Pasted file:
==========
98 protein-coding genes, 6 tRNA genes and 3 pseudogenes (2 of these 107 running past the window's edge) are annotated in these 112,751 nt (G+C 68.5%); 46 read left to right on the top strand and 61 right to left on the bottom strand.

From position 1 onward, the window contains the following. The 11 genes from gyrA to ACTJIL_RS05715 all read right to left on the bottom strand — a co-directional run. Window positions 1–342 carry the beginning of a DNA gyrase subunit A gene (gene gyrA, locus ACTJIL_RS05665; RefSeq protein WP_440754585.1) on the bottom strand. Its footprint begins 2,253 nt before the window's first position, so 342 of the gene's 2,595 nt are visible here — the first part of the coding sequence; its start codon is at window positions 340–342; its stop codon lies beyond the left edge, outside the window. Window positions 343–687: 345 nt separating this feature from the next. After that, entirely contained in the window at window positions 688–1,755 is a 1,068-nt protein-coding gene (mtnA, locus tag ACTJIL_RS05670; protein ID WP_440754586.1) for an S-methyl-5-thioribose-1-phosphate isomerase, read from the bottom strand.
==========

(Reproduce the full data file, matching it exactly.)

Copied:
98 protein-coding genes, 6 tRNA genes and 3 pseudogenes (2 of these 107 running past the window's edge) are annotated in these 112,751 nt (G+C 68.5%); 46 read left to right on the top strand and 61 right to left on the bottom strand.

From position 1 onward, the window contains the following. The 11 genes from gyrA to ACTJIL_RS05715 all read right to left on the bottom strand — a co-directional run. Window positions 1–342 carry the beginning of a DNA gyrase subunit A gene (gene gyrA, locus ACTJIL_RS05665; RefSeq protein WP_440754585.1) on the bottom strand. Its footprint begins 2,253 nt before the window's first position, so 342 of the gene's 2,595 nt are visible here — the first part of the coding sequence; its start codon is at window positions 340–342; its stop codon lies beyond the left edge, outside the window. Window positions 343–687: 345 nt separating this feature from the next. After that, entirely contained in the window at window positions 688–1,755 is a 1,068-nt protein-coding gene (mtnA, locus tag ACTJIL_RS05670; protein ID WP_440754586.1) for an S-methyl-5-thioribose-1-phosphate isomerase, read from the bottom strand.